According to the National Highway Traffic Safety Administration, speed is a central factor in 25% of all traffic fatalities. A friend of mine who is a Pennsylvania state trooper echoed the same warning. According to him, most of the highway fatalities he has dealt with involve excessive speed.
But when it comes to leading and relating to others, there are three instances in which a speedy response is imperative. Lack of speed in certain instances can “kill” a relationship.
We must be quick to engage in these three circumstances:
- To say thank you.
- To apologize.
- To respond to a question or inquiry from a customer, employee, or teammate.
Humans must depend on other humans to be successful. We do not operate on an island, and leaders do not have all the answers all the time, which is why leaders have teams around them.
Relationships are the currency of the 21st Century. When someone helps us, we must be quick to say thank you. One of our greatest investments is taking the time to thank those who have assisted us. However, we must do so quickly. The longer we take to thank someone for something nice they did for us, the less meaningful it becomes.
I have found that a “thank you” does not have to be extravagant, but it must be sincere. It could be a simple email, text message or telephone call, but mailing a good old fashioned hand-written note is a great way to make an impact when you say thanks. Of course, everyone must gauge the situation and sometimes sending a small token of appreciation such as flowers or a book can go a long way.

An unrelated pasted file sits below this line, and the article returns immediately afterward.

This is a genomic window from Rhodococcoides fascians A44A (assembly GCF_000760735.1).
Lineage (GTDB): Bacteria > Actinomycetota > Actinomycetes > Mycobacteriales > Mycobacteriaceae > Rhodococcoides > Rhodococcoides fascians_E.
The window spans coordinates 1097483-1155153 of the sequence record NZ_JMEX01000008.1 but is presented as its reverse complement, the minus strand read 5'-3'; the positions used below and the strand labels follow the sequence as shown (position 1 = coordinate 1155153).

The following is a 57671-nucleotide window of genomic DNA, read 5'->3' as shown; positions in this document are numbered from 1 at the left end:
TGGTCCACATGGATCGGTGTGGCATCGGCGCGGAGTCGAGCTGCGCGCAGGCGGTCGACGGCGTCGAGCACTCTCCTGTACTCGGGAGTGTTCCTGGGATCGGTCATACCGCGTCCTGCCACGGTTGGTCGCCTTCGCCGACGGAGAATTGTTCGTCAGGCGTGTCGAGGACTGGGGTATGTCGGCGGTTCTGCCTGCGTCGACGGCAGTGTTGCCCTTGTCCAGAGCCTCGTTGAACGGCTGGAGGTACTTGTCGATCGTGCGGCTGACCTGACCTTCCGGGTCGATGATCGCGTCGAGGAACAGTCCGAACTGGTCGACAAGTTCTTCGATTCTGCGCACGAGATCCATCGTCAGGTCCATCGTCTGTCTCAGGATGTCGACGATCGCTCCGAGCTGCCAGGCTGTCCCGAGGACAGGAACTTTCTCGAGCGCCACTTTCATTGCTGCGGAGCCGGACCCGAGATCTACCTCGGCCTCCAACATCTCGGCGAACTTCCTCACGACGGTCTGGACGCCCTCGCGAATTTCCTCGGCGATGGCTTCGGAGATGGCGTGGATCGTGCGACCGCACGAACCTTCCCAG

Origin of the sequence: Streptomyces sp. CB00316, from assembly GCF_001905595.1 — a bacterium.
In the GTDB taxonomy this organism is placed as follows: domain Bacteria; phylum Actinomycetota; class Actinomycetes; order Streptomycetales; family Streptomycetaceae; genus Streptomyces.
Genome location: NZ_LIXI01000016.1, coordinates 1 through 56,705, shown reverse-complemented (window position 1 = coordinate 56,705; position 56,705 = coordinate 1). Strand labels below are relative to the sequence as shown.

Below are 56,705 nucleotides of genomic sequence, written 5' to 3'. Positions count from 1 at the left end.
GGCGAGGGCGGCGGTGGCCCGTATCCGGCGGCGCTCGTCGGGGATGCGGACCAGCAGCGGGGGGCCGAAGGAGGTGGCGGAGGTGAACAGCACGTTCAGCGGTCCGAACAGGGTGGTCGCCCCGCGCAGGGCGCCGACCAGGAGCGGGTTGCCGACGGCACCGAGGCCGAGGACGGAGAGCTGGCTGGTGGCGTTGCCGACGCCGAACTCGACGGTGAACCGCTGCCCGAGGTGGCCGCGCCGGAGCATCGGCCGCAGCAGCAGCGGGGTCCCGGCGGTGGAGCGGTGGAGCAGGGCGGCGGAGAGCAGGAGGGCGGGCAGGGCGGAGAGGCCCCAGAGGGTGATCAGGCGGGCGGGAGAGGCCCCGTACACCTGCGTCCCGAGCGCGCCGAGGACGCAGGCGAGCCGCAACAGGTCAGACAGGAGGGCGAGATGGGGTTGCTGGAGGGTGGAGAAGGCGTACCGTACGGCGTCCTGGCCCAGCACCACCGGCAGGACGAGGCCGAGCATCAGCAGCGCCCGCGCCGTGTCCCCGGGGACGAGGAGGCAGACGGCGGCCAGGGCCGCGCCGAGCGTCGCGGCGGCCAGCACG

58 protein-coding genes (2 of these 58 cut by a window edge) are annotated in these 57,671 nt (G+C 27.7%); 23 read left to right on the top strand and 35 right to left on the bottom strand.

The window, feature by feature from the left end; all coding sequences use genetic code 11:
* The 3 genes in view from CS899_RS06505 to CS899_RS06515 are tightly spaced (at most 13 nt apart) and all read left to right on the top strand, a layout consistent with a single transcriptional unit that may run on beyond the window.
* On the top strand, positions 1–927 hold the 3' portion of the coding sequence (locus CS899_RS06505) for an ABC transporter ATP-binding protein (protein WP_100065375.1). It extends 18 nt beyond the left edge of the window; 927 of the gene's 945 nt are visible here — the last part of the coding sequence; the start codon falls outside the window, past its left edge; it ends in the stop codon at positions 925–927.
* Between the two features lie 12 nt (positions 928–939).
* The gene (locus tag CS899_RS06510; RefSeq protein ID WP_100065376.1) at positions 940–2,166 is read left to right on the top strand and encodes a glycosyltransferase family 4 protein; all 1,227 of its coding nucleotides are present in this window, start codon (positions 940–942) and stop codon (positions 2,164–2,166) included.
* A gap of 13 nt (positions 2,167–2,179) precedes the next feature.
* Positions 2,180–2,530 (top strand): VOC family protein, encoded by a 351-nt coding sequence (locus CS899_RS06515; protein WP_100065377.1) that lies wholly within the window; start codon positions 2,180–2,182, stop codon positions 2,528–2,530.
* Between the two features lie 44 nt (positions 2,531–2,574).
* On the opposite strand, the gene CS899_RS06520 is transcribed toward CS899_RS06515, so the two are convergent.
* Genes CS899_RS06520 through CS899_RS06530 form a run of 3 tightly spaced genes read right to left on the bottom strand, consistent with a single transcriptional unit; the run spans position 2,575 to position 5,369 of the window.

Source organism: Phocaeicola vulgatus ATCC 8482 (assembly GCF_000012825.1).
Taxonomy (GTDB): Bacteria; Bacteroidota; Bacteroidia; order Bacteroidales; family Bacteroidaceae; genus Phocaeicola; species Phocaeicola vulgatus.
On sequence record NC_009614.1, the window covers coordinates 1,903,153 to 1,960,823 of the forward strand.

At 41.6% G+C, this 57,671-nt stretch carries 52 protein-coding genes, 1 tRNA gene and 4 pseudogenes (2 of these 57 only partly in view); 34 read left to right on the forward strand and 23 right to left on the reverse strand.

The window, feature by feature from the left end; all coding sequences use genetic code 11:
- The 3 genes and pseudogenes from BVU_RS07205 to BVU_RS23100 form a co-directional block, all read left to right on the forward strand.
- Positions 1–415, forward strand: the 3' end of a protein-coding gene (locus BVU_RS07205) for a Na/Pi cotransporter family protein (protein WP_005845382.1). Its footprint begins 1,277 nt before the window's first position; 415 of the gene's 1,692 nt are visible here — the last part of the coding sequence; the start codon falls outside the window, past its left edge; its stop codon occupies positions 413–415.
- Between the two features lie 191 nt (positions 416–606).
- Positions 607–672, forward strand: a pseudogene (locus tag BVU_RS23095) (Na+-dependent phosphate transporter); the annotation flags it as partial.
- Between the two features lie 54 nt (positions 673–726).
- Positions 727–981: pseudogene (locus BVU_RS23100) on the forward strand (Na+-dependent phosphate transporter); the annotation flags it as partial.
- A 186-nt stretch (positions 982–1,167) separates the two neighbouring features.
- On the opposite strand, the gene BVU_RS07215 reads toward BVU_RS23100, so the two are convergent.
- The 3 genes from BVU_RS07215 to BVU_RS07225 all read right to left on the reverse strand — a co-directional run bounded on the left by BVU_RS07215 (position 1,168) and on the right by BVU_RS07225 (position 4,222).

I Am Sorry
When you make a mistake or break trust with someone it is extremely important to seek that person out, acknowledge you made a mistake and apologize. As with thanking someone, this must be a humble and sincere gesture. There should be no hint at trying to place blame elsewhere. One thing we quickly learn to say in the Army when we make a mistake is, “No excuse, sir.” That phrase makes a great deal of sense. No one really wants to hear an excuse.
To increase your probability of repairing trust if you break it, you must be very quick to acknowledge your mistake, take ownership of it, and apologize. You should also go one step farther and explain how you will correct the situation, so it does not happen again.
When a customer, employee, applicant or other stakeholder sends an inquiry, we must reply very quickly. When we take an inordinate amount of time to reply, we DO send a message, whether we realize it or not. The message we send is that they are not very important, we do not care, or they do not belong on our team.
Sometimes we may not have all the information at our fingertips to provide the information requested. In a case like that we must still reply and let the person know we value their inquiry, and we are working on acquiring the information necessary to provide an accurate response.
Then follow up by digging in and finding an answer and get back to that person quickly. If you cannot help or assist, the next best thing is connecting that person with someone who has the knowledge or expertise to assist.
On the highway speed kills. But when it comes to relationship management, speed is essential. When we take our good old time to thank someone, apologize for making a mistake, or reply to someone who has a question, our lack of speed could send that relationship to the human relations graveyard.
So be attentive to our relationships. Remember, the currency we should value most is our personal relationships. They will continue to pay dividends if we manage them well.